Life After Death
by: Rabbi Jeremy Rosen
The Torah does not explicitly say there is life after death. Which seems strange given the tremendous significance all the surrounding the Middle Eastern cultures attached to the idea. Just think of the Greeks and Hades, the Egyptians and their Pyramids, and the Babylonian Ziggurats–all testaments to the significance of what they thought happened to the body after death. Not to mention Hindu concepts of the transmigration of souls and reincarnation, as well as the Buddhist graduation to another level of understanding and “life”.
Perhaps the Bible chose quite intentionally to focus on how to live life in the present rather than spend any time on the intangibles of something beyond the physical world. Perhaps it simply assumed such a universal belief as unnecessary of expansion. And of course there is the possibility that it simply did not think it an idea of any merit.
The counter argument to the deduction from silence is that there are references to the Fathers, Abraham, Isaac, and Jacob, dying and being “gathered to their people” (for example, Genesis 35:29). Talk of “spirit” in its various forms implies something beyond the physical, and odd phrases such as “Until Shilo Comes” (Genesis 49) are usually understood in a transcendental way.
The Oral Tradition however, placed, and continues to place, tremendous emphasis on the importance of the Next World and read into all kinds of texts, hints however improbable, such as “Then Moses sang” (Exodus 15), reworking the ambiguity of the tenses to say that “he will return and sing again”.
Both the Talmud and Maimonides conflate the idea of resurrection and afterlife. The Mishna in Sanhedrin talks about those who have no part of the afterlife and then proceeds to discuss those who reject the idea of resurrection. What has one to do with other unless they conflated both ideas?
Maimonides was accused of not believing in resurrection because he did not mention it at all in his major Halachic work, “Yad HaChazaka”. Instead, in Hilchot Teshuva, Chapter 8, he talks about the significance of The World to Come, about those who cultivate their souls enabling them to continue on a spiritual level after death, while others simply obliterate their souls through neglect and die like animals. Thus he fell afoul of those who thought souls indestructible, and the kabbalists who claimed Jewish souls had an eternal life of their own.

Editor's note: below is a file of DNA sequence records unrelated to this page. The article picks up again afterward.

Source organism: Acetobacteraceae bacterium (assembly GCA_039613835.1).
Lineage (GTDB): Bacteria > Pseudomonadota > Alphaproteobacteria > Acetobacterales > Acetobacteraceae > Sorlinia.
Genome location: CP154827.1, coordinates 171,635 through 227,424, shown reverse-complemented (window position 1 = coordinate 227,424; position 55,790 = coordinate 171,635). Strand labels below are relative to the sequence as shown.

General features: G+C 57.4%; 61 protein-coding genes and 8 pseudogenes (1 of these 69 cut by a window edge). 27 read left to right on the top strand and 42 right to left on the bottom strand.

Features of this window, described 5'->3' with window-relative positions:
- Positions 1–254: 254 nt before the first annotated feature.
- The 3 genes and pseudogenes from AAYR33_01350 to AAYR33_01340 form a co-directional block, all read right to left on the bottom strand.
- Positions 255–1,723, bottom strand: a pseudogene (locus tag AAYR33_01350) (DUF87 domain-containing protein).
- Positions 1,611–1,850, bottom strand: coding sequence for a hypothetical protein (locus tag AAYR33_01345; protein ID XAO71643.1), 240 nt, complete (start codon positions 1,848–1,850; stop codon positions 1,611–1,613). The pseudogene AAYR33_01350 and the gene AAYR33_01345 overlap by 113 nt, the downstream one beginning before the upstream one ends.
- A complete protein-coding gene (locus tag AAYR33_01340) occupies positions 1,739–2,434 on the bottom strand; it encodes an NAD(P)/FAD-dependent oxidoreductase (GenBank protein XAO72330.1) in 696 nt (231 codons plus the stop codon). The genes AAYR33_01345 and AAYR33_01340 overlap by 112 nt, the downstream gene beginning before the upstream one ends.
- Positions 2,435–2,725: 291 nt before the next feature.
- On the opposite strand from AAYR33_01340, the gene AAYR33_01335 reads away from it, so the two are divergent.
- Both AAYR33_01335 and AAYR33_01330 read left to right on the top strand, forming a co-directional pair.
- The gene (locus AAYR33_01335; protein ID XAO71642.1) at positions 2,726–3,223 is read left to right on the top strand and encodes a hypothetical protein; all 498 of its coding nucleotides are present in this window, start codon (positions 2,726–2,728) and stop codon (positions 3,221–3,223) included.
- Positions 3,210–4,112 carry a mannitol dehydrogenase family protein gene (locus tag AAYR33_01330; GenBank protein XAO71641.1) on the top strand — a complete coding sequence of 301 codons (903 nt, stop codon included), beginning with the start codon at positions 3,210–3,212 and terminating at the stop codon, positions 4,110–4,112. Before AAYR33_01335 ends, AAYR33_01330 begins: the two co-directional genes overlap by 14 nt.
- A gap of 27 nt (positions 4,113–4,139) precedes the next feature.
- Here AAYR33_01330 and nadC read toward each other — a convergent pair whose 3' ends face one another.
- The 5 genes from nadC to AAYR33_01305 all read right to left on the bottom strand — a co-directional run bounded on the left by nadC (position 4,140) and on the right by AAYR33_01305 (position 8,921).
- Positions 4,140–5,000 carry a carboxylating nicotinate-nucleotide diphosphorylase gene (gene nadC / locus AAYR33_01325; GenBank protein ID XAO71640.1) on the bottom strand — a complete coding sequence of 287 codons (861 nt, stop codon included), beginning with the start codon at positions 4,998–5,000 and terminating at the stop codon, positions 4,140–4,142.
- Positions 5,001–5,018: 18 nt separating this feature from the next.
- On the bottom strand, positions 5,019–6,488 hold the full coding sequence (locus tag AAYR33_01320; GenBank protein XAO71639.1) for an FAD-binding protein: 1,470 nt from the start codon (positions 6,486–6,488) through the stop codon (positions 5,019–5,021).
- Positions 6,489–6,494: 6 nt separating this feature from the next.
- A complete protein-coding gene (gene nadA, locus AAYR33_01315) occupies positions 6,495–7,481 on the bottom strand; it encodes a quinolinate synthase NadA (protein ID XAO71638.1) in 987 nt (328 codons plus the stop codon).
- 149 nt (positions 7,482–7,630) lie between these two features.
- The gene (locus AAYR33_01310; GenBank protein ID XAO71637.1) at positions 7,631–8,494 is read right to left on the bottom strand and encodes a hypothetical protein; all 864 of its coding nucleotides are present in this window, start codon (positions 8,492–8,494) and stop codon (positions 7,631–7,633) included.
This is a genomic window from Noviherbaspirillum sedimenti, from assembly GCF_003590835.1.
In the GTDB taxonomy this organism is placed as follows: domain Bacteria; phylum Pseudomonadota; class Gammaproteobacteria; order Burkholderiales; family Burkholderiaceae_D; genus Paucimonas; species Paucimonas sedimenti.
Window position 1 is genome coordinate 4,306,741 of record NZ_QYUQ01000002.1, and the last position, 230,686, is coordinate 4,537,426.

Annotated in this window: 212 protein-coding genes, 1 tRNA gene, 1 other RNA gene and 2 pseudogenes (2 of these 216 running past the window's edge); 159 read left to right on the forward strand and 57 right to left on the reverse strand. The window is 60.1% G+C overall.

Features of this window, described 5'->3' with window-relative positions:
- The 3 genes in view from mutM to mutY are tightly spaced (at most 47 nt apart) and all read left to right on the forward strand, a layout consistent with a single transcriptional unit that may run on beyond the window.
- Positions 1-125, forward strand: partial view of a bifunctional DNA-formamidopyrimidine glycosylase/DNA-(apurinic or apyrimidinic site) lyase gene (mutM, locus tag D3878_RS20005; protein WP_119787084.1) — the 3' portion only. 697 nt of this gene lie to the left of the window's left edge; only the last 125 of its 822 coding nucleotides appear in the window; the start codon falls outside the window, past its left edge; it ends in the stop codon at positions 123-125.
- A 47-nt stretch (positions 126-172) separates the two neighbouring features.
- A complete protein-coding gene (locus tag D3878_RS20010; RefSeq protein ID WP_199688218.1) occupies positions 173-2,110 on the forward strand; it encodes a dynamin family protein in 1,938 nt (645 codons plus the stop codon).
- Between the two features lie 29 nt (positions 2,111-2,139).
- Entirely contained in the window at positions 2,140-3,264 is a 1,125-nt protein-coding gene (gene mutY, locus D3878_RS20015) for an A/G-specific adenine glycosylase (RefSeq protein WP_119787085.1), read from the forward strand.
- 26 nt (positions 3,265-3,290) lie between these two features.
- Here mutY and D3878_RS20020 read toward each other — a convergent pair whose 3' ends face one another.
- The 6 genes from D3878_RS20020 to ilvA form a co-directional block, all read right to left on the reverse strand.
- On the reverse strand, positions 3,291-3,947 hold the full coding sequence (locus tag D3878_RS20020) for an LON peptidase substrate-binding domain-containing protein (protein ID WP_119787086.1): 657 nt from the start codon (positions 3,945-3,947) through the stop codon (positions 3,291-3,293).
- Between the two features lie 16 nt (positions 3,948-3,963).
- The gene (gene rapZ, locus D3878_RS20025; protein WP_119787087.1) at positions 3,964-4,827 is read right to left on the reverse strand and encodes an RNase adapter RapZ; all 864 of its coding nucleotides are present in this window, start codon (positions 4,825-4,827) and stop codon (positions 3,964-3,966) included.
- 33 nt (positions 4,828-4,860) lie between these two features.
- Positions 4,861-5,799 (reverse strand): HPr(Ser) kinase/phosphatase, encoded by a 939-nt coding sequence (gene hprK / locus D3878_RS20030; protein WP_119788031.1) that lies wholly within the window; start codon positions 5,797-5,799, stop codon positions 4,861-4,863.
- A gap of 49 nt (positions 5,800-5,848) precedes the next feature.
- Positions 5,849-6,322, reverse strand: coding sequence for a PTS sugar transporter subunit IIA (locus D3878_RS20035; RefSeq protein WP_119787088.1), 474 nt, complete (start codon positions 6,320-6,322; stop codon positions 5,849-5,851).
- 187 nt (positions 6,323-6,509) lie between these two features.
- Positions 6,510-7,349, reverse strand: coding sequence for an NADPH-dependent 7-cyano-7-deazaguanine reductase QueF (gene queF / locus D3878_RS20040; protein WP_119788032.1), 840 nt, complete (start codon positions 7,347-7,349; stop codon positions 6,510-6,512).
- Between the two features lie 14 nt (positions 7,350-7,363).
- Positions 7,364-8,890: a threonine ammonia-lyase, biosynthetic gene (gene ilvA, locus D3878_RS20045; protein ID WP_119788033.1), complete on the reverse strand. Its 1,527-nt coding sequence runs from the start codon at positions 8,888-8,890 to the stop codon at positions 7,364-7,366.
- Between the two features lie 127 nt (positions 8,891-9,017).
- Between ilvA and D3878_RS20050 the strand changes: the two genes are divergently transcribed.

Maimonides was no stranger to controversy, but even he buckled under pressure and wrote a specific little pamphlet reiterating his belief in resurrection, though even he could not really explain rationally how it worked. And he made up for it by listing resurrection in his simple handy guide to Jewish thought, the “13 Principles of Faith”, but surprisingly makes no mention there of life after death.
For many Talmudic thinkers, the only way one could explain reward and punishment, disasters affecting the innocent, or why good people suffer and bad people prosper, was through the idea that accounts are settled in the afterlife. But still, the whole idea is so difficult to explain, because as the Talmud itself says, “No human has ever seen it, only God” (Sanhedrin 99a etc). Nevertheless, Rebbi Yosef the son of Rebbi Yehoshua Ben Levi took ill, had a sort of near death experience, and reported that he had been to the afterlife and returned and discovered that those on top on earth were on the lowest rungs up there and vice versa (Talmud Pesachim 50a).
To switch cultures, Aristotle said that one’s immortality was in one’s children, and other Greek thinkers talked about the legacy of the good works one leaves behind.
All these thoughts came back to me as I sat shiva last week in Jerusalem for my younger brother, Mickey, who founded Yakar and died at the early age of 63. He was fortunate in one way to have a wife, sons, and daughters who will continue his work; and the hundreds of people who came to pay tribute spoke of the impact that he had on their lives that continues to vivify them long after the initial inspiration passed.
Who knows about his soul, where it is, or on what journey it has now embarked? What we can say without doubt is that his memory lives on in the hearts and minds of so many of the living. What could be more immortal than that?